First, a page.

ByDaniel Stransky, writer at
I'm a 24 year old geek from South Jersey. Passionate about movies, gaming, & tech. I'm also a Jedi but that's a secret to everyone.
Daniel Stransky

At E3 2016, Microsoft revealed that they were working on Project Scorpio, a new console meant to bring 4K gaming into the home. Around the time these rumors surfaced, a second set of rumors began circulating as well. These new rumors were of a PlayStation 4 Pro to be released later this year by Sony. These rumors were true.

When asked by the Guardian about the PlayStation Pro, Sony Interactive Entertainment CEO Andrew House cited the PC gaming comunity as the reason for the PlayStation 4 Pro.

"There's a dip mid-console lifecycle where the players who want the very best graphical experience will start to migrate to PC, because that's obviously where it's to be had... We wanted to keep those people within our eco-system by giving them the very best and very highest [performance quality]."

While Sony and Microsoft clearly didn't set out to egg each other on to create a new mid-cycle revenue stream, they both managed to succeed. In the process, however, they managed to irk a good portion of the gaming community.

I, myself, just made the jump to the current generation of consoles last year with my purchase of the Xbox One Master Chief Collection Bundle. While I love my Xbox One dearly and don't plan to get rid of it anytime soon, I've now made the PC my primary gaming platform.

More Upgrading Options

To some, the prospect of purchasing a new console every few years that offers complete compatiblity with all the other games released for that generation of console doesn't seem like a horrible idea. Some people like the simplicity of being able to unbox their new device, hook it up, log into an account, download their games and get back to their rounds of Call of Duty.

This is less appealing to some of us. A new console will often set you back $400-$600 depending on pricing and peripherals. It's possible to build a console-killer PC that falls right into that price range, only with better upgrading options. Instead of needing to upgrade the entire system every couple of years, you can just upgrade the processor or the graphics card. You can look at your system, find the bottleneck, and fix it. Thanks to cards like the RX480 it's possible to get performance out of a graphics card that manages to beat consoles in every aspect while coming in at a fraction of the cost.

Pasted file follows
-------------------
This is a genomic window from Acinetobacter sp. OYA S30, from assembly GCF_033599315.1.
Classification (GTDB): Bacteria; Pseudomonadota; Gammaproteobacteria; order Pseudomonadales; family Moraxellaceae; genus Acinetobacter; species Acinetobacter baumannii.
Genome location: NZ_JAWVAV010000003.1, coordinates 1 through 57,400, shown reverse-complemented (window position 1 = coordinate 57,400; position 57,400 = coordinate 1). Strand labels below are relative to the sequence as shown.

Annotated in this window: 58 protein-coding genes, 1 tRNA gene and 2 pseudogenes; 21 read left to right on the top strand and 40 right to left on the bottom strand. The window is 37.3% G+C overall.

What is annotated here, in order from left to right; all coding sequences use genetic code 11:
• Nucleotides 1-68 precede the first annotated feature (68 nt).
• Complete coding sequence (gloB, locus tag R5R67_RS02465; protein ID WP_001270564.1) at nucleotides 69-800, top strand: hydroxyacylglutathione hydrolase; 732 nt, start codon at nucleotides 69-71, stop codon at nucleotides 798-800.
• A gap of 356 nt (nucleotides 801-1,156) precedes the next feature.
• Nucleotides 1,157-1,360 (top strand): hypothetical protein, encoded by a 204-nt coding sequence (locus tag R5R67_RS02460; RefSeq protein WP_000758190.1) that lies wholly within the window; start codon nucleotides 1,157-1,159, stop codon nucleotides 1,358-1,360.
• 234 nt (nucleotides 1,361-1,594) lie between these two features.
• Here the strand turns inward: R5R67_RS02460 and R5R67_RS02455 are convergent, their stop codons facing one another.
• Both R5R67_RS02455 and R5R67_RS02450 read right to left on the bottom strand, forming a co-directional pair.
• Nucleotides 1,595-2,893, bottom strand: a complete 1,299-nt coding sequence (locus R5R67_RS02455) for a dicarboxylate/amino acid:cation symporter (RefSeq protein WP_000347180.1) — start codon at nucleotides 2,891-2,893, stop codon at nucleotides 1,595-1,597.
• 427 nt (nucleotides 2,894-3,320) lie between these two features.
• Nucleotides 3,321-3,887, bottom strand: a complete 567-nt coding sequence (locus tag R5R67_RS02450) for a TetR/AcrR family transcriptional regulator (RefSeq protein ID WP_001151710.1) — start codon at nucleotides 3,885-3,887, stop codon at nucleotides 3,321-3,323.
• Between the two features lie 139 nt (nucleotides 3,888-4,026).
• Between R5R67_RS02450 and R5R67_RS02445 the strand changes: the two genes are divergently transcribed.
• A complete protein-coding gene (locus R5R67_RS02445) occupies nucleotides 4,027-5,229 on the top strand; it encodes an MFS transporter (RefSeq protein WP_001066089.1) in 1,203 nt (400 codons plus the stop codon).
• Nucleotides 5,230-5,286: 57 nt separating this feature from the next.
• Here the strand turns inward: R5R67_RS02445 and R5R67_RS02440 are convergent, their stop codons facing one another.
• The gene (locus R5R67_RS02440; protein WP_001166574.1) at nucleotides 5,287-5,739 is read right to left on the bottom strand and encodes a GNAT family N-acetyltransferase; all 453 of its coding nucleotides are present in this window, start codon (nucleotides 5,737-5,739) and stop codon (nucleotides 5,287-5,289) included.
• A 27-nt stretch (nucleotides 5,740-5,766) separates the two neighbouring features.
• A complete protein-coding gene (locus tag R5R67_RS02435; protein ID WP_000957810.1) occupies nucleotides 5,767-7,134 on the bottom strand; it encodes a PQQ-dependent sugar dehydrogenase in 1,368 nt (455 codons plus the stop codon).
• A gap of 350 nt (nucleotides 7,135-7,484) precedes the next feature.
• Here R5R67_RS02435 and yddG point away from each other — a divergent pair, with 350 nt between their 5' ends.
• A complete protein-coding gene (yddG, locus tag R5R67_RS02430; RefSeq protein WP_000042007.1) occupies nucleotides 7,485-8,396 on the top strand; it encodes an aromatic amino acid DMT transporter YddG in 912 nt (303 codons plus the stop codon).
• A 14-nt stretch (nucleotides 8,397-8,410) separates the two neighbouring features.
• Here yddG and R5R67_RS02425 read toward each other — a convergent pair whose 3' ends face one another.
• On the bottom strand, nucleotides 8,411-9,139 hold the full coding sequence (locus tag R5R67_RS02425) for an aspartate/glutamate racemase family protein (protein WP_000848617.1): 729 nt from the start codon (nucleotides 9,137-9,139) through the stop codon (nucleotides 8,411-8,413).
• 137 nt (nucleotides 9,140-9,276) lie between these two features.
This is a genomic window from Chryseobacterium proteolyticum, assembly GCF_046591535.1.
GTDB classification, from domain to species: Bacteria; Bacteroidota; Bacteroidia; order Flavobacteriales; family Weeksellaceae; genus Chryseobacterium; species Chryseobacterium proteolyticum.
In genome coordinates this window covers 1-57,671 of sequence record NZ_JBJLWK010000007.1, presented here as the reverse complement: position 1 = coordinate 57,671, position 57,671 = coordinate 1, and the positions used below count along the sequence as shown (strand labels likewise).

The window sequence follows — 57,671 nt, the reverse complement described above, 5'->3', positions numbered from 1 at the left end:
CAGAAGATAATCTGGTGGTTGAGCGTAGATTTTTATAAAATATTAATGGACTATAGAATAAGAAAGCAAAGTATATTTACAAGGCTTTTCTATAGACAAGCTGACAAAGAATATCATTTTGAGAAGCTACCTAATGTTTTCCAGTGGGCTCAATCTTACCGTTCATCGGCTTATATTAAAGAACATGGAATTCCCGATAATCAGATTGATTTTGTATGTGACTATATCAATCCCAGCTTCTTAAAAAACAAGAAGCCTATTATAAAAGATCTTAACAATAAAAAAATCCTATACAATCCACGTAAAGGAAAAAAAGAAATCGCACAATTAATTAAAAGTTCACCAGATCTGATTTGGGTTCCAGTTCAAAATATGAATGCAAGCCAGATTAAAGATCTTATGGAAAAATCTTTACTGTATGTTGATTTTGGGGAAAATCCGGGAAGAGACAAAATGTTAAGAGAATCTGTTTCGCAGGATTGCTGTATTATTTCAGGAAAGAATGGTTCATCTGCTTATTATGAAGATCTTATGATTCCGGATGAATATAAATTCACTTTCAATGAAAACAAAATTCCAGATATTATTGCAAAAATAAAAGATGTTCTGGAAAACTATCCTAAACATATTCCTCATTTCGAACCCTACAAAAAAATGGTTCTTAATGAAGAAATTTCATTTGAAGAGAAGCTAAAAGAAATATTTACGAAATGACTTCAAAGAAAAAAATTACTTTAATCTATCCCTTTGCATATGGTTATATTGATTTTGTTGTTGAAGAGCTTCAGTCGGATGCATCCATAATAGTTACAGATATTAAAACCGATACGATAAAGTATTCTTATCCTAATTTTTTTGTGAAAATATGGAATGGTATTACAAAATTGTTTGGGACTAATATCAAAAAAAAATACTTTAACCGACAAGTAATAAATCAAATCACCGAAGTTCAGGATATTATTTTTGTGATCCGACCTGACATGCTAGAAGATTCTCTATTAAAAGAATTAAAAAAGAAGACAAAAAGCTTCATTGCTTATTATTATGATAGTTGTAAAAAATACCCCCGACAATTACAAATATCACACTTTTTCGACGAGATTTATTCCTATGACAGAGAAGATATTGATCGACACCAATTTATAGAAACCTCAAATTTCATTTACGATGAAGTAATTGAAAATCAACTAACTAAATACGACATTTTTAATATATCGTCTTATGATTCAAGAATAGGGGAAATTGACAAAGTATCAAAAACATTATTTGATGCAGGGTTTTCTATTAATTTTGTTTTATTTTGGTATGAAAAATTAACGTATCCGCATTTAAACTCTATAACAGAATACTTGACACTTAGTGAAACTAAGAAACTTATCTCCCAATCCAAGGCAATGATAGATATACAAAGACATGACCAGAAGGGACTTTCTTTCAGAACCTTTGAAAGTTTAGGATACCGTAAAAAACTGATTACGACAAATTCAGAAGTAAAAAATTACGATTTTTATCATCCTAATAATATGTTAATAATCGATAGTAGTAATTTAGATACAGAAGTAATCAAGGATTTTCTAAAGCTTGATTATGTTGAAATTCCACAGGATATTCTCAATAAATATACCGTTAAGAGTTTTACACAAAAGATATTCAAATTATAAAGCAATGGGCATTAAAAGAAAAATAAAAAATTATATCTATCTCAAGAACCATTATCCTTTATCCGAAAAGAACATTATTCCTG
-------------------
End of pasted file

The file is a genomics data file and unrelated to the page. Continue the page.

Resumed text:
PC Gaming Offers an Open Platform

Long before mid-cycle console upgrades were even an idea PC gamers were doing so much with what they had been given. On consoles, backwards compatibility is not a given and is often viewed as a luxury when it's offered. On the current generation of consoles I'd have to say Microsoft has hit it out of the park with their expansive Xbox 360 backwards compatibility. On PC, this is less of an issue.

While updates to operating systems often kill compatibility with games (unintentionally, more often than not), the PC gaming community is there to save the day. Thanks to a talented network of dedicated gamers you can find any number of patches online for older games that fix compatibility issues where the games developers may not have.

It doesn't stop there though. From creating high resolution textures to adding new characters or maps into games, the PC gaming scene has an enormous mod community. The best place to find PC game mods is usually ModDB and just seeing the amount of content they have is staggering to say the least.